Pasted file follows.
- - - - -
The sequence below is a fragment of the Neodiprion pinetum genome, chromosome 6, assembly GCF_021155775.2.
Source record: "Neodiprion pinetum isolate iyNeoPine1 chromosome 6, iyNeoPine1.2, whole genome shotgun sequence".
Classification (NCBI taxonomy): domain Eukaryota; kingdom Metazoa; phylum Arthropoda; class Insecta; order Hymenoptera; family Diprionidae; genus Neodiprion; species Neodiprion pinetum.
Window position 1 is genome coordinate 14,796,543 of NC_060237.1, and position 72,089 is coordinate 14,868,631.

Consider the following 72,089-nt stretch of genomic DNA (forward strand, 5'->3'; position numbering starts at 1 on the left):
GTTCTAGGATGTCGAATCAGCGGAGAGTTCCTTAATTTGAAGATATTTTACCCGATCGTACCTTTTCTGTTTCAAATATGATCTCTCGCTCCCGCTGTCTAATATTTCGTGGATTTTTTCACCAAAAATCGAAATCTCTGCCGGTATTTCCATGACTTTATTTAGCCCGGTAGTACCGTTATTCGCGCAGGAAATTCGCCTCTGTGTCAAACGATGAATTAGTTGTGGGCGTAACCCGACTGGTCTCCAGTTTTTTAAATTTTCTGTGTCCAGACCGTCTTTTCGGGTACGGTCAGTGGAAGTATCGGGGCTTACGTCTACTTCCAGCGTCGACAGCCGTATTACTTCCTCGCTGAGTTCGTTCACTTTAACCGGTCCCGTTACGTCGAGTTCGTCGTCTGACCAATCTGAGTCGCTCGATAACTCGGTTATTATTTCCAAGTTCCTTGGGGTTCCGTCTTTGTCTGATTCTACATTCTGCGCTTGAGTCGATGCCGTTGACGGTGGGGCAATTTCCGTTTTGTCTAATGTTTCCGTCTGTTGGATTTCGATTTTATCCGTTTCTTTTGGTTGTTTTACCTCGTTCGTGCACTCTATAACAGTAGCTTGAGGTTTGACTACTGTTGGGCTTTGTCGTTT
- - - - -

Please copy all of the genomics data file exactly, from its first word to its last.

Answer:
The sequence below is a fragment of the Neodiprion pinetum genome, chromosome 6, assembly GCF_021155775.2.
Source record: "Neodiprion pinetum isolate iyNeoPine1 chromosome 6, iyNeoPine1.2, whole genome shotgun sequence".
Classification (NCBI taxonomy): domain Eukaryota; kingdom Metazoa; phylum Arthropoda; class Insecta; order Hymenoptera; family Diprionidae; genus Neodiprion; species Neodiprion pinetum.
Window position 1 is genome coordinate 14,796,543 of NC_060237.1, and position 72,089 is coordinate 14,868,631.

Consider the following 72,089-nt stretch of genomic DNA (forward strand, 5'->3'; position numbering starts at 1 on the left):
GTTCTAGGATGTCGAATCAGCGGAGAGTTCCTTAATTTGAAGATATTTTACCCGATCGTACCTTTTCTGTTTCAAATATGATCTCTCGCTCCCGCTGTCTAATATTTCGTGGATTTTTTCACCAAAAATCGAAATCTCTGCCGGTATTTCCATGACTTTATTTAGCCCGGTAGTACCGTTATTCGCGCAGGAAATTCGCCTCTGTGTCAAACGATGAATTAGTTGTGGGCGTAACCCGACTGGTCTCCAGTTTTTTAAATTTTCTGTGTCCAGACCGTCTTTTCGGGTACGGTCAGTGGAAGTATCGGGGCTTACGTCTACTTCCAGCGTCGACAGCCGTATTACTTCCTCGCTGAGTTCGTTCACTTTAACCGGTCCCGTTACGTCGAGTTCGTCGTCTGACCAATCTGAGTCGCTCGATAACTCGGTTATTATTTCCAAGTTCCTTGGGGTTCCGTCTTTGTCTGATTCTACATTCTGCGCTTGAGTCGATGCCGTTGACGGTGGGGCAATTTCCGTTTTGTCTAATGTTTCCGTCTGTTGGATTTCGATTTTATCCGTTTCTTTTGGTTGTTTTACCTCGTTCGTGCACTCTATAACAGTAGCTTGAGGTTTGACTACTGTTGGGCTTTGTCGTTT